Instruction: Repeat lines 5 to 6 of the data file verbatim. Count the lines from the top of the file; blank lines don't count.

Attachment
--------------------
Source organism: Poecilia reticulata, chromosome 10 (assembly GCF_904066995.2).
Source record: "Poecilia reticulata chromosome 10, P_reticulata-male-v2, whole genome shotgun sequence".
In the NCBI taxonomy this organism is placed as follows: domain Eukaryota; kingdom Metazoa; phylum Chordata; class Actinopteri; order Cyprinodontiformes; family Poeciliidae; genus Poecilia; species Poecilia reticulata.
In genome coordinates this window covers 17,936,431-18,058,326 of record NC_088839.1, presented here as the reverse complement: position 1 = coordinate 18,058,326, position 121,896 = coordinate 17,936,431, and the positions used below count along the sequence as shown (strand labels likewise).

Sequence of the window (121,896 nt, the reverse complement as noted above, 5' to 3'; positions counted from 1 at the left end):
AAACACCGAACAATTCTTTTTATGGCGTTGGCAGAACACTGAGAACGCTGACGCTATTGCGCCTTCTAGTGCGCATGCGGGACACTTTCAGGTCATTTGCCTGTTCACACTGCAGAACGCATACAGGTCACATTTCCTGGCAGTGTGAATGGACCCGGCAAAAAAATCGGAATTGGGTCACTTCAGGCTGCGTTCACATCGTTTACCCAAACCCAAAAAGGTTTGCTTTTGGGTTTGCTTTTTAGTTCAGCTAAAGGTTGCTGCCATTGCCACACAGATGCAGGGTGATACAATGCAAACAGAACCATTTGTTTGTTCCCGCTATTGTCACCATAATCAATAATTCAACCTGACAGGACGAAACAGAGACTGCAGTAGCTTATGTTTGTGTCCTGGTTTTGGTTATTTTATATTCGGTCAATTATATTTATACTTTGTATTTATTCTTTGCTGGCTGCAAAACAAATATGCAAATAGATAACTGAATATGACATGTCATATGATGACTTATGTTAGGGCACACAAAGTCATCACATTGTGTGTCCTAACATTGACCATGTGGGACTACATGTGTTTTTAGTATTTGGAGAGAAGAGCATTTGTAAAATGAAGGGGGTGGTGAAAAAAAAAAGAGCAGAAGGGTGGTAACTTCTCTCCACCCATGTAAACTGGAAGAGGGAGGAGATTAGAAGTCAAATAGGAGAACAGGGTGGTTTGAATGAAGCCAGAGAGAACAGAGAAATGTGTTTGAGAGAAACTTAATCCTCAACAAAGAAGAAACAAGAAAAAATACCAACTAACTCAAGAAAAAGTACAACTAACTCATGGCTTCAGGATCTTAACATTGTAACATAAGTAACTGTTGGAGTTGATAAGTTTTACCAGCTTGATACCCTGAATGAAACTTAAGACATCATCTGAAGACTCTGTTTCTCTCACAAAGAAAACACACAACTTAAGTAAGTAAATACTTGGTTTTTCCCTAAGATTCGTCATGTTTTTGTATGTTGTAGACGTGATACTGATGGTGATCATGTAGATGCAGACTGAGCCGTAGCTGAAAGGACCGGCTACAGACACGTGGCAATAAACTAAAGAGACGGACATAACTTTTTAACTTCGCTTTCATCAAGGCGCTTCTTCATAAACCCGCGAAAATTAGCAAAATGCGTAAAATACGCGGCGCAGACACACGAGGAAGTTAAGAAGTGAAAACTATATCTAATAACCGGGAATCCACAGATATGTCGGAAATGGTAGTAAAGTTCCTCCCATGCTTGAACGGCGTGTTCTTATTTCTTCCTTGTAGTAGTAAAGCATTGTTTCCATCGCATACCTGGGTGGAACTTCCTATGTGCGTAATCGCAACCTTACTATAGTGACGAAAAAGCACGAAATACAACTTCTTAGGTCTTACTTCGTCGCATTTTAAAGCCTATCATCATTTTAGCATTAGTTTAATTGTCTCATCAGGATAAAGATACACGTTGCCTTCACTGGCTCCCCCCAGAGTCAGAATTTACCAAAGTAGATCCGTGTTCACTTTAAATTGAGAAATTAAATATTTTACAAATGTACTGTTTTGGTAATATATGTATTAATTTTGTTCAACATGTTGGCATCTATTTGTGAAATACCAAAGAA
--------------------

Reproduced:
Sequence of the window (121,896 nt, the reverse complement as noted above, 5' to 3'; positions counted from 1 at the left end):
AAACACCGAACAATTCTTTTTATGGCGTTGGCAGAACACTGAGAACGCTGACGCTATTGCGCCTTCTAGTGCGCATGCGGGACACTTTCAGGTCATTTGCCTGTTCACACTGCAGAACGCATACAGGTCACATTTCCTGGCAGTGTGAATGGACCCGGCAAAAAAATCGGAATTGGGTCACTTCAGGCTGCGTTCACATCGTTTACCCAAACCCAAAAAGGTTTGCTTTTGGGTTTGCTTTTTAGTTCAGCTAAAGGTTGCTGCCATTGCCACACAGATGCAGGGTGATACAATGCAAACAGAACCATTTGTTTGTTCCCGCTATTGTCACCATAATCAATAATTCAACCTGACAGGACGAAACAGAGACTGCAGTAGCTTATGTTTGTGTCCTGGTTTTGGTTATTTTATATTCGGTCAATTATATTTATACTTTGTATTTATTCTTTGCTGGCTGCAAAACAAATATGCAAATAGATAACTGAATATGACATGTCATATGATGACTTATGTTAGGGCACACAAAGTCATCACATTGTGTGTCCTAACATTGACCATGTGGGACTACATGTGTTTTTAGTATTTGGAGAGAAGAGCATTTGTAAAATGAAGGGGGTGGTGAAAAAAAAAAGAGCAGAAGGGTGGTAACTTCTCTCCACCCATGTAAACTGGAAGAGGGAGGAGATTAGAAGTCAAATAGGAGAACAGGGTGGTTTGAATGAAGCCAGAGAGAACAGAGAAATGTGTTTGAGAGAAACTTAATCCTCAACAAAGAAGAAACAAGAAAAAATACCAACTAACTCAAGAAAAAGTACAACTAACTCATGGCTTCAGGATCTTAACATTGTAACATAAGTAACTGTTGGAGTTGATAAGTTTTACCAGCTTGATACCCTGAATGAAACTTAAGACATCATCTGAAGACTCTGTTTCTCTCACAAAGAAAACACACAACTTAAGTAAGTAAATACTTGGTTTTTCCCTAAGATTCGTCATGTTTTTGTATGTTGTAGACGTGATACTGATGGTGATCATGTAGATGCAGACTGAGCCGTAGCTGAAAGGACCGGCTACAGACACGTGGCAATAAACTAAAGAGACGGACATAACTTTTTAACTTCGCTTTCATCAAGGCGCTTCTTCATAAACCCGCGAAAATTAGCAAAATGCGTAAAATACGCGGCGCAGACACACGAGGAAGTTAAGAAGTGAAAACTATATCTAATAACCGGGAATCCACAGATATGTCGGAAATGGTAGTAAAGTTCCTCCCATGCTTGAACGGCGTGTTCTTATTTCTTCCTTGTAGTAGTAAAGCATTGTTTCCATCGCATACCTGGGTGGAACTTCCTATGTGCGTAATCGCAACCTTACTATAGTGACGAAAAAGCACGAAATACAACTTCTTAGGTCTTACTTCGTCGCATTTTAAAGCCTATCATCATTTTAGCATTAGTTTAATTGTCTCATCAGGATAAAGATACACGTTGCCTTCACTGGCTCCCCCCAGAGTCAGAATTTACCAAAGTAGATCCGTGTTCACTTTAAATTGAGAAATTAAATATTTTACAAATGTACTGTTTTGGTAATATATGTATTAATTTTGTTCAACATGTTGGCATCTATTTGTGAAATACCAAAGAA